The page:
OLD COLORADO CITY
by Jonathan S. Evans
I walked around Old Colorado City on the day after Christmas; many of the shops were closed after the seasonal sales and Christmas decorations were everywhere. Not to be confused with Colorado City, where I live, Old Colorado City is one of the oldest communities and townships in Southern Colorado, being established as a settlement in the mid- nineteenth century long before Colorado became a state and was still known as a Territory. It was founded on May 22, 1859, when the Colorado Town Company, a group mainly from Denver and Auraria, laid claim to two square miles of land. In the old days, the town must have been a pretty wild scene with bars, brothels and stores for the early settlers in the area. In 1861 Old Colorado City, through some fancy footwork in Washington, D.C. actually became Colorado’s Territory’s first capitol. However, Colorado City effectively functioned as the capital for only five days. When the second territorial legislature met at Colorado City on July 7, 1862, in a log cabin that still stands on Colorado Avenue, they found the accommodations so inadequate that they voted to adjourn on July 11 and reconvene in Denver on July 16. The legislators met there only once, and decided the colourful atmosphere was not representative of a Territory Capitol and the town was never recognized by the Federal government as the territorial capital. By the summer of 1860, newly built roads from Denver to South Park and the Blue River had diverted most of the traffic to and from the mines, and Colorado City commerce instead shifted towards serving the agriculture of Colorado’s eastern plains.
The following years were disastrous for Old Colorado City. The Civil War and accompanying national depression brought incoming traffic to a standstill. In 1864 a great flood wiped out half the local crops, and a month later millions of grasshoppers finished the job. On top of all that, Old Colorado City had been built on an Indian crossroad, a natural boundary between the Sioux, Arapahos and Cheyenne’s of the Great Plains, and their historic enemies, the Utes of the mountains. As such, it was in the front line for all the action between these tribes and in many instances, the settlers found themselves in the center of a war zone. There were many tense moments as differences were settled in the immediate area, with little consideration given to any of the new immigrants who happened to be in the way.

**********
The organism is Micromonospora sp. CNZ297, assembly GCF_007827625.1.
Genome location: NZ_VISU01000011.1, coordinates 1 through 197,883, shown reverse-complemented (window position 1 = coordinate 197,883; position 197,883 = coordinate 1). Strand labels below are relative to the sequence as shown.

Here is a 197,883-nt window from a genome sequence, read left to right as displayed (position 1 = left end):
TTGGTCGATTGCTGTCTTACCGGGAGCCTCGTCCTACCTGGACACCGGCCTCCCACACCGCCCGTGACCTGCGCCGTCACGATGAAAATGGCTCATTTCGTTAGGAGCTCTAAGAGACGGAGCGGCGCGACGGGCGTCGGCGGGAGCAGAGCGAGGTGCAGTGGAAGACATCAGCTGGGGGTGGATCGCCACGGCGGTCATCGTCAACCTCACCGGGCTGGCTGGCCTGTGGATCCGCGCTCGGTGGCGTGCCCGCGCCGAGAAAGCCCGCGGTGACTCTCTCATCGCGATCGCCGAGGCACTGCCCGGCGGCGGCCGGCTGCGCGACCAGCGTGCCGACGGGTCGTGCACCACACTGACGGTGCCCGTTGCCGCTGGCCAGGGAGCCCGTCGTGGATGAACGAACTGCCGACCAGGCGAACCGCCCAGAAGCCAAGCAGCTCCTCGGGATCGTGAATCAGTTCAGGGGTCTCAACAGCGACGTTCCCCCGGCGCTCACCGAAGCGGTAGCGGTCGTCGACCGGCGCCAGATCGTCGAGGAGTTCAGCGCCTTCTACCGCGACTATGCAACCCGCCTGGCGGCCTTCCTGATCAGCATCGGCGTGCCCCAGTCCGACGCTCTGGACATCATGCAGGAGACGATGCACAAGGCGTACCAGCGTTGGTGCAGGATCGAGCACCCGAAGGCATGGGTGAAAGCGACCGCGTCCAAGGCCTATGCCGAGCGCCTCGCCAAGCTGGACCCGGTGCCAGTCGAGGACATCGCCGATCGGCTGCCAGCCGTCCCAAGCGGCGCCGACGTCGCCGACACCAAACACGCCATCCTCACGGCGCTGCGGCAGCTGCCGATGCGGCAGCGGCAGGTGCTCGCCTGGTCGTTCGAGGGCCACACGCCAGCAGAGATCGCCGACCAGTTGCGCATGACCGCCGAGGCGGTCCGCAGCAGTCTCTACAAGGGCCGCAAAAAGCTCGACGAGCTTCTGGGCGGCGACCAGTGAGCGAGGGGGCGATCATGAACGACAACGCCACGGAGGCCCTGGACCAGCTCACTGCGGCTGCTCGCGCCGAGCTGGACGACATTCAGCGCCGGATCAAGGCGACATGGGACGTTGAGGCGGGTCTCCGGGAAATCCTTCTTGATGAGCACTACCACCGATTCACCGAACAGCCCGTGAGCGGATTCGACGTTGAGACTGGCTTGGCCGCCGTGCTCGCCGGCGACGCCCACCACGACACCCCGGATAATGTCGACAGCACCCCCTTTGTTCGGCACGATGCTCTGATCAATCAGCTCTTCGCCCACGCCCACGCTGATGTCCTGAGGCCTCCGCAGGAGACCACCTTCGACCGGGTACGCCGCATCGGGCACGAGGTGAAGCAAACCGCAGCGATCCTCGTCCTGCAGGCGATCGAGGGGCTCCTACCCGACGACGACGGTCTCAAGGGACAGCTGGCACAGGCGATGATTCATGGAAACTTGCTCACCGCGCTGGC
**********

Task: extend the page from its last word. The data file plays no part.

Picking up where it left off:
The upper class easterners responsible for founding Colorado Springs and Manitou Spring (1872) wanted little to do with Colorado City and its rowdy reputation- or at least that was the official line. More private stories, however, tell of a system of tunnels under Colorado City leading from the “good” side of the street to the other, with many an honorable gentleman having occasion to use the tunnels.
Colorado City was booming again with the discovery of gold in Cripple Creek a few miles to the west, prompting the Pike’s Peak Gold Rush. As traffic up the pass increased, Colorado City’s revenues from the toll increased too. Four processing plants were built in the immediate vicinity to take care of the Cripple Creek ore, which also contributed to the local economy.
Most of the buildings in existence today date from this period of renewed growth. Old Colorado City uses the building much as they were used originally. The ground floors are shops and stores, restaurants and bars; the upper floors are offices, meeting rooms and residences. There are numerous restaurants, tourist and gift shops, fine art galleries and clothes shops. One of the most unique and interesting is Michael Garman’s Americana gallery where small, very life-like figures re-enact the lore of the old west world.
In 1917, Old Colorado City was annexed into the city of Colorado Springs and in 1977 was designated a National Historic district. The Old Colorado City Development Corp. was then formed to obtain the necessary financial resources for the restoration and revitalization of the area. Flourishing again today, extensive landscaping and the types of businesses located in Old Colorado City all contributed handsomely to the historical atmosphere you will enjoy as you spend time in this unique shopping city, now with over 120 shops and restaurants.
Today, Old Colorado City is a national historic district and represents the best in shopping, dining, and entertainment while keeping the friendly, homespun flavor of the west. It is a target for tourists in the area, has its own Pioneer Days street festival in the early summer and manages to straddle its historic past and current relative affluence comfortably. It is one of those shopping spots that shouldn’t be missed when you’re in the area.